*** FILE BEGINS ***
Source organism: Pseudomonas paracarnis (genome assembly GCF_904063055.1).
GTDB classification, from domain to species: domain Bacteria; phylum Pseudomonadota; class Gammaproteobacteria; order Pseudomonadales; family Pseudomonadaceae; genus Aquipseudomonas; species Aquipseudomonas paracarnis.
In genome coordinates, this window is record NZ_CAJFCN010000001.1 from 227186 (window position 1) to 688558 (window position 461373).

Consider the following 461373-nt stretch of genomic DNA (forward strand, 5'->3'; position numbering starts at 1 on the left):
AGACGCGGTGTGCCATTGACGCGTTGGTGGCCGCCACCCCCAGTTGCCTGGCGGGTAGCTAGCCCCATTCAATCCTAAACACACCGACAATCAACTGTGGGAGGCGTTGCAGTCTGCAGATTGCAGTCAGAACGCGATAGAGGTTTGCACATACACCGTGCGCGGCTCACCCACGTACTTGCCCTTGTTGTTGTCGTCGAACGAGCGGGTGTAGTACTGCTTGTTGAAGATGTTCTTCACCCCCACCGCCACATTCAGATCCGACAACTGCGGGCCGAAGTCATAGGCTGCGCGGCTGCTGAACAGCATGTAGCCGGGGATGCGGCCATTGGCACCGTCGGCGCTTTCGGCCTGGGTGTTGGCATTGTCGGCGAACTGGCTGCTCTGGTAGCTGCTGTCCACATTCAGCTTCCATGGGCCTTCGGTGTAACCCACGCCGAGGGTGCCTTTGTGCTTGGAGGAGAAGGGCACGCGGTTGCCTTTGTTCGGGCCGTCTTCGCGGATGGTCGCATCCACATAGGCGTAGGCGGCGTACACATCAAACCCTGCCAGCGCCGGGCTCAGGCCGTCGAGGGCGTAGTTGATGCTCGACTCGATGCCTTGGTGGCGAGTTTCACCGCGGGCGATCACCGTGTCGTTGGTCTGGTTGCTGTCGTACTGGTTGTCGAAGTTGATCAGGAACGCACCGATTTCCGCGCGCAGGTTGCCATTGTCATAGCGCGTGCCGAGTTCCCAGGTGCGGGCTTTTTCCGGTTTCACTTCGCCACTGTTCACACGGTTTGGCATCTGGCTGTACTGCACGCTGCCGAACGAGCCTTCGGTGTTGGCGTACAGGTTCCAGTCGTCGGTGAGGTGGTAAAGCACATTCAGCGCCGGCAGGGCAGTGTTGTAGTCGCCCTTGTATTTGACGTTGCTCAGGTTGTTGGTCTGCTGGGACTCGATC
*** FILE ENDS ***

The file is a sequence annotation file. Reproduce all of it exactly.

Source organism: Pseudomonas paracarnis (genome assembly GCF_904063055.1).
GTDB classification, from domain to species: domain Bacteria; phylum Pseudomonadota; class Gammaproteobacteria; order Pseudomonadales; family Pseudomonadaceae; genus Aquipseudomonas; species Aquipseudomonas paracarnis.
In genome coordinates, this window is record NZ_CAJFCN010000001.1 from 227186 (window position 1) to 688558 (window position 461373).

Consider the following 461373-nt stretch of genomic DNA (forward strand, 5'->3'; position numbering starts at 1 on the left):
AGACGCGGTGTGCCATTGACGCGTTGGTGGCCGCCACCCCCAGTTGCCTGGCGGGTAGCTAGCCCCATTCAATCCTAAACACACCGACAATCAACTGTGGGAGGCGTTGCAGTCTGCAGATTGCAGTCAGAACGCGATAGAGGTTTGCACATACACCGTGCGCGGCTCACCCACGTACTTGCCCTTGTTGTTGTCGTCGAACGAGCGGGTGTAGTACTGCTTGTTGAAGATGTTCTTCACCCCCACCGCCACATTCAGATCCGACAACTGCGGGCCGAAGTCATAGGCTGCGCGGCTGCTGAACAGCATGTAGCCGGGGATGCGGCCATTGGCACCGTCGGCGCTTTCGGCCTGGGTGTTGGCATTGTCGGCGAACTGGCTGCTCTGGTAGCTGCTGTCCACATTCAGCTTCCATGGGCCTTCGGTGTAACCCACGCCGAGGGTGCCTTTGTGCTTGGAGGAGAAGGGCACGCGGTTGCCTTTGTTCGGGCCGTCTTCGCGGATGGTCGCATCCACATAGGCGTAGGCGGCGTACACATCAAACCCTGCCAGCGCCGGGCTCAGGCCGTCGAGGGCGTAGTTGATGCTCGACTCGATGCCTTGGTGGCGAGTTTCACCGCGGGCGATCACCGTGTCGTTGGTCTGGTTGCTGTCGTACTGGTTGTCGAAGTTGATCAGGAACGCACCGATTTCCGCGCGCAGGTTGCCATTGTCATAGCGCGTGCCGAGTTCCCAGGTGCGGGCTTTTTCCGGTTTCACTTCGCCACTGTTCACACGGTTTGGCATCTGGCTGTACTGCACGCTGCCGAACGAGCCTTCGGTGTTGGCGTACAGGTTCCAGTCGTCGGTGAGGTGGTAAAGCACATTCAGCGCCGGCAGGGCAGTGTTGTAGTCGCCCTTGTATTTGACGTTGCTCAGGTTGTTGGTCTGCTGGGACTCGATC